9. Montaner J, Hogg R, Wood E, Kerr T, Tyndall M, Levy AR, Harrigan PR. The case for expanding access to highly active antiretroviral therapy to curb the growth of the HIV epidemic. Lancet. 2006;368(9534):531–6. [PubMed]
10. Salomon J, Hogan DR, Stover J, Stanecki KA, Walker N, Ghys PD, Schwartländer B. Integrating HIV prevention and treatment: from slogans to impact. PLoS Medicine. 2005;2(1):e16. [PMC free article] [PubMed]
11. De Cock K, Fowler MG, Mercier E, de Vincenzi I, Saba J, Hoff E, Alnwick DJ, Rogers M, Shaffer N. Prevention of mother-to-child HIV transmission in resource-poor countries: translating research into policy and practice. Journal of the American Medical Association. 2000;283(9):1175–82. [PubMed]
12. Cu-Uvin S, Caliendo AM, Reinert S, et al. Effect of highly active antiretroviral therapy on cervicovaginal HIV-1 RNA. Aids. 2000;14(4):415–21. [PubMed]
13. Vernazza P, Gilliam BL, Flepp M, Dyer JR, Frank AC, Fiscus SA, Cohen MS, Eron JJ. Effect of antiviral treatment on the shedding of HIV-1 in semen. AIDS. 1997;11(10):1249–54. [PubMed]
14. Cohen M, Gay C, Kashuba AD, Blower S, Paxton L. Narrative review: antiretroviral therapy to prevent the sexual transmission of HIV-1. Annals of Internal Medicine. 2007;146(8):591–601. [PubMed]
15. Kelly J, Otto-Salaj LL, Sikkema KJ, Pinkerton SD, Bloom FR. Implications of HIV treatment advances for behavioral research on AIDS: protease inhibitors and new challenges in HIV secondary prevention. Health Psychology. 1998;17(4):310–9. [PubMed]
16. Dukers N, Goudsmit J, de Wit JB, Prins M, Weverling GJ, Coutinho RA. Sexual risk behaviour relates to the virological and immunological improvements during highly active antiretroviral therapy in HIV-1 infection. AIDS. 2001;15(3):369–78. [PubMed]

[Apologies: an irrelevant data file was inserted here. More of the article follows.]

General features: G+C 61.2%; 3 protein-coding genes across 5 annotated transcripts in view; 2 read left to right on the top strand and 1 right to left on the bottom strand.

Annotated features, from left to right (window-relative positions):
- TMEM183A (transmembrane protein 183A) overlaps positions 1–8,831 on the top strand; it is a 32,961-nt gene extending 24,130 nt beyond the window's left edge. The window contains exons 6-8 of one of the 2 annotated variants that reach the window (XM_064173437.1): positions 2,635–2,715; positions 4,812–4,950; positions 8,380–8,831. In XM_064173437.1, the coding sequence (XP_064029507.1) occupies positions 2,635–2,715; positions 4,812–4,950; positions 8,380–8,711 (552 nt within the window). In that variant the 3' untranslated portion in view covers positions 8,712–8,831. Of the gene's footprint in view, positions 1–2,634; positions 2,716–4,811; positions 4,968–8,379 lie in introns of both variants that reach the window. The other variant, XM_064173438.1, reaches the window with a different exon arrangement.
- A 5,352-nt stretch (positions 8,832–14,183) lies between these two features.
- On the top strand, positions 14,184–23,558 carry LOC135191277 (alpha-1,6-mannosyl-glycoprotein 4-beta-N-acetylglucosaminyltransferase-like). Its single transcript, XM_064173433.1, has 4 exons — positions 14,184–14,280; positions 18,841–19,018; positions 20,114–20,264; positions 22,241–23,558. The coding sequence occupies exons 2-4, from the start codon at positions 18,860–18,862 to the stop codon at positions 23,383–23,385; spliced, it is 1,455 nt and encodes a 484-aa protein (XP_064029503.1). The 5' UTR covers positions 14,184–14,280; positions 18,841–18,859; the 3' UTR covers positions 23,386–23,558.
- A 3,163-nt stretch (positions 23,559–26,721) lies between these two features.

17. Ostrow D, Fox KJ, Chmiel JS, Silvestre A, Visscher BR, Vanable PA, Jacobson LP, Strathdee SA. Attitudes towards highly active antiretroviral therapy are associated with sexual risk taking among HIV-infected and uninfected homosexual men. AIDS. 2002;16(5):775–80. [PubMed]
18. Katz M, Schwarcz SK, Kellogg TA, Klausner JD, Dilley JW, Gibson S, McFarland W. Impact of highly active antiretroviral treatment on HIV seroincidence among men who have sex with men: San Francisco. American Journal of Public Health. 2002;92(3):388–94. [PubMed]
19. Moatti J, Prudhomme J, Traore DC, Juillet-Amari A, Akribi HA, Msellati P, Côte d’Ivoire HIV Drug Access Initiative Socio-Behavioural Evaluation Group Access to antiretroviral treatment and sexual behaviours of HIV-infected patients aware of their serostatus in Côte d’Ivoire. AIDS. 2003;17(Supplement 3):S69–S77. [PubMed]
20. Bunnell R, Ekwaru JP, Solberg P, Wamai N, Bikaako-Kajura W, Were W, Coutinho A, Liechty C, Madraa E, Rutherford G, Mermin J. Changes in sexual behavior and risk of HIV transmission after antiretroviral therapy and prevention interventions in rural Uganda. AIDS. 2006;20(1):85–92. [PubMed]
21. Bateganya M, Colfax G, Shafer LA, Kityo C, Mugyenyi P, Serwadda D, Mayanja H, Bangsberg D. Antiretroviral therapy and sexual behavior: a comparative study between antiretroviral- naive and -experienced patients at an urban HIV/AIDS care and research center in Kampala, Uganda. AIDS Patient Care and STDs. 2005;19(11):760–8. [PubMed]